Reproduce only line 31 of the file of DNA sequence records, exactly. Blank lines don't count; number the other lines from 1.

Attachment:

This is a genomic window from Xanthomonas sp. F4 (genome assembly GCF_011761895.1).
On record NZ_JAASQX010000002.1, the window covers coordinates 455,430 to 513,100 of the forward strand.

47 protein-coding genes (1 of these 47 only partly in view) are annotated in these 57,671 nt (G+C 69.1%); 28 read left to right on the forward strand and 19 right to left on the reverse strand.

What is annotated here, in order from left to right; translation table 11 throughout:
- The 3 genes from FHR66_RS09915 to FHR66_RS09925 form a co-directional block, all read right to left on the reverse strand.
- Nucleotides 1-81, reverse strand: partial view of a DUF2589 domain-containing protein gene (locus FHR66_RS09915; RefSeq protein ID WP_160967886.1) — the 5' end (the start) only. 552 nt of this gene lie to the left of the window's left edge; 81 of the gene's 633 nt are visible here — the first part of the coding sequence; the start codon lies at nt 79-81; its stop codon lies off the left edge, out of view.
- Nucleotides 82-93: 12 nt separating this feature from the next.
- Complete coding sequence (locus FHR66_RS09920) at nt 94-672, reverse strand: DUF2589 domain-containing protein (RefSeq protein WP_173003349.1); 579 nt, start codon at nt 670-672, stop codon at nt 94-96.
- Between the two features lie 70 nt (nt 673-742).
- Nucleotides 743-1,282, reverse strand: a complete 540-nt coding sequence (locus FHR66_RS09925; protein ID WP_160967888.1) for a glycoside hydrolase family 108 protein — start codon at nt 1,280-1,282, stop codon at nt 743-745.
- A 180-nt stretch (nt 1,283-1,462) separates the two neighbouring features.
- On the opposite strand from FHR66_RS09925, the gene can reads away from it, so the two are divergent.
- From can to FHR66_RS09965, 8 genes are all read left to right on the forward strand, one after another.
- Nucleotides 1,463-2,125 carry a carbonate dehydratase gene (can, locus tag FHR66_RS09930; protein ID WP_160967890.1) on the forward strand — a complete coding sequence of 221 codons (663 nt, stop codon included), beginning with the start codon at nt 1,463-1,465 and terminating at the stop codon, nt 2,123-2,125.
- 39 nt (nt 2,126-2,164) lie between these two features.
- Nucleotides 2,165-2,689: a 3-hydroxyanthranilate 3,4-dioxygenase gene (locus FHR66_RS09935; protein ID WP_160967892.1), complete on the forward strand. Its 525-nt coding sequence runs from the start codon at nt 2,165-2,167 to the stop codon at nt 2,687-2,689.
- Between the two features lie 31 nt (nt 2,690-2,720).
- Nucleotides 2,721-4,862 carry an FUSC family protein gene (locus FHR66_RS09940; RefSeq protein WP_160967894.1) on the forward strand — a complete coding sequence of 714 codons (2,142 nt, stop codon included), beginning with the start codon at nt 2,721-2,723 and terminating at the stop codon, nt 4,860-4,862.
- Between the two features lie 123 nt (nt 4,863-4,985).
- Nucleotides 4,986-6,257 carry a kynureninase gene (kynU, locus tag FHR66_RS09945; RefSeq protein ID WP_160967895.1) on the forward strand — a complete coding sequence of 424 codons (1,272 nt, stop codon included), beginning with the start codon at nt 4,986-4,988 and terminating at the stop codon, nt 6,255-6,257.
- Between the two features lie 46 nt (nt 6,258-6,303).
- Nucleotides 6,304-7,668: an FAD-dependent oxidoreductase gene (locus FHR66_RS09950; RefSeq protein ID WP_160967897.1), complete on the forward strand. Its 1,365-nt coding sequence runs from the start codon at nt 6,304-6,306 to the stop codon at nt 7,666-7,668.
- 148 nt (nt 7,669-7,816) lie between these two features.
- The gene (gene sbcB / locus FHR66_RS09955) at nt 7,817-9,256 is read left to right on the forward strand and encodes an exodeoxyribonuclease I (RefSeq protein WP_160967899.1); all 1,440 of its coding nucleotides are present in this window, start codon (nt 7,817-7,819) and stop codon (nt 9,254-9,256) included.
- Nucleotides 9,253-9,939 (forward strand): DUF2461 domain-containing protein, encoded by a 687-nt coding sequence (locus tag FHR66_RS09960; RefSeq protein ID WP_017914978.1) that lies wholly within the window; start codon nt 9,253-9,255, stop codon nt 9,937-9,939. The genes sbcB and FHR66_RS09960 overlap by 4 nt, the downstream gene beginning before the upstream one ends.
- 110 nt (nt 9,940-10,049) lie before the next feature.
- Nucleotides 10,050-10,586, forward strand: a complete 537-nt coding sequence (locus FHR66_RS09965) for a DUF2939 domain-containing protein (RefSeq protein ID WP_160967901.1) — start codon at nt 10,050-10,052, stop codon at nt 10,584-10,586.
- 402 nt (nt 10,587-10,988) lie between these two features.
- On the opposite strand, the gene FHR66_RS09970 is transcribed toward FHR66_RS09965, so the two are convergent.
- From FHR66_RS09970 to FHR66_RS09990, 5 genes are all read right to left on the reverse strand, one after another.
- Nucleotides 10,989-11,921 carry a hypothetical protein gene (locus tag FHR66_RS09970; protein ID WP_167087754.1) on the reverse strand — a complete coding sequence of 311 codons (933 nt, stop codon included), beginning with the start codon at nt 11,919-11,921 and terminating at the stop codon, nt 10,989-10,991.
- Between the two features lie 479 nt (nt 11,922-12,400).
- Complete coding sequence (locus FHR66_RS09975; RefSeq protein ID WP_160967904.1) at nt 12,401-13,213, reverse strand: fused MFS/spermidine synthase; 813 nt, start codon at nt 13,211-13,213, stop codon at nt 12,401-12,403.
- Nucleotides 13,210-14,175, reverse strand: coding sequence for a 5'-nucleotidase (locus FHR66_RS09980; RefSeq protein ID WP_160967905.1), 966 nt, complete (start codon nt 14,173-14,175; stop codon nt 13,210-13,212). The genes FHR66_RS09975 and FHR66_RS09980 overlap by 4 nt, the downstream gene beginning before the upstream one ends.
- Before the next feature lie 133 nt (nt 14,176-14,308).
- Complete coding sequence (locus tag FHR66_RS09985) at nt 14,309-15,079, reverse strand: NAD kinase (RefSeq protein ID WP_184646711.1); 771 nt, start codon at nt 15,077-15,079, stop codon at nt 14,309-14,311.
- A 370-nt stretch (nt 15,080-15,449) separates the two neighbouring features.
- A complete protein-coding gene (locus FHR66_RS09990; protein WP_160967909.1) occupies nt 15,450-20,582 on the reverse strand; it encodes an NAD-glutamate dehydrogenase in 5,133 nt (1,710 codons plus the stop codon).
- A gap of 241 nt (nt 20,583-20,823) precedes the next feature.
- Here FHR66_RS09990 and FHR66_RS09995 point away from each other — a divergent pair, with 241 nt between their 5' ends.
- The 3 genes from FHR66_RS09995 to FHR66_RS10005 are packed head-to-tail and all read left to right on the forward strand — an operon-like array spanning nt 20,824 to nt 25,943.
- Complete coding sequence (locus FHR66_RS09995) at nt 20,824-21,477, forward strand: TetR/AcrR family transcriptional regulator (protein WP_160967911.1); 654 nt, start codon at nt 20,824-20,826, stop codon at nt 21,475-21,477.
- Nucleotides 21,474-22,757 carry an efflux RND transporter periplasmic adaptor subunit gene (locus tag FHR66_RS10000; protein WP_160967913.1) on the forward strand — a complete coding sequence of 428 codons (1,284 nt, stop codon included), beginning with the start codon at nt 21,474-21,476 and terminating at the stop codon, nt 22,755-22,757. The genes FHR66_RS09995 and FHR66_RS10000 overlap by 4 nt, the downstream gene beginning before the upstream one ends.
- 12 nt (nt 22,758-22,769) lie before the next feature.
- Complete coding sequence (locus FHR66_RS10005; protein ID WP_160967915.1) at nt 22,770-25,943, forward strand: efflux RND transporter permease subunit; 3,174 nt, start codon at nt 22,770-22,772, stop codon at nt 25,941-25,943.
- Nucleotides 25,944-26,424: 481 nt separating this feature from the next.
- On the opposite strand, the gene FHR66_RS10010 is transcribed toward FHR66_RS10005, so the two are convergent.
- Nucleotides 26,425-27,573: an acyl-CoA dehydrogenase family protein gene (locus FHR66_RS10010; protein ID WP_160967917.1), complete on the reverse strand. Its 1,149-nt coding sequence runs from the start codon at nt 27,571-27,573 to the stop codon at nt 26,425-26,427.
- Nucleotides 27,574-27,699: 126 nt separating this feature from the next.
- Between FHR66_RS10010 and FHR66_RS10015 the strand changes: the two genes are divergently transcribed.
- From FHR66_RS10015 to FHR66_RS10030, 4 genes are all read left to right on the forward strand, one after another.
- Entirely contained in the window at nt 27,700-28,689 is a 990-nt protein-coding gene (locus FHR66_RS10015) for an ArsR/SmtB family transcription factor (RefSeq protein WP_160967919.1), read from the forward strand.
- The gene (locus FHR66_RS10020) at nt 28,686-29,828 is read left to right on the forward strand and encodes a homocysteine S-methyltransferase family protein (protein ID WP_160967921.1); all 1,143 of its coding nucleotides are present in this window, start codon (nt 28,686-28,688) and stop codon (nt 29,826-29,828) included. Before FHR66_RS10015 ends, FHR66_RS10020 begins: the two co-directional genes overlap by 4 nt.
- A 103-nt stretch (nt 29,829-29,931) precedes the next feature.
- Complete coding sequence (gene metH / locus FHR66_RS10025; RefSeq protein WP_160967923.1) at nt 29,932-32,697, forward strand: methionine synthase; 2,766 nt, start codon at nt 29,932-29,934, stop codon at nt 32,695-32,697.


- Nucleotides 10,989-11,921 carry a hypothetical protein gene (locus tag FHR66_RS09970; protein ID WP_167087754.1) on the reverse strand — a complete coding sequence of 311 codons (933 nt, stop codon included), beginning with the start codon at nt 11,919-11,921 and terminating at the stop codon, nt 10,989-10,991.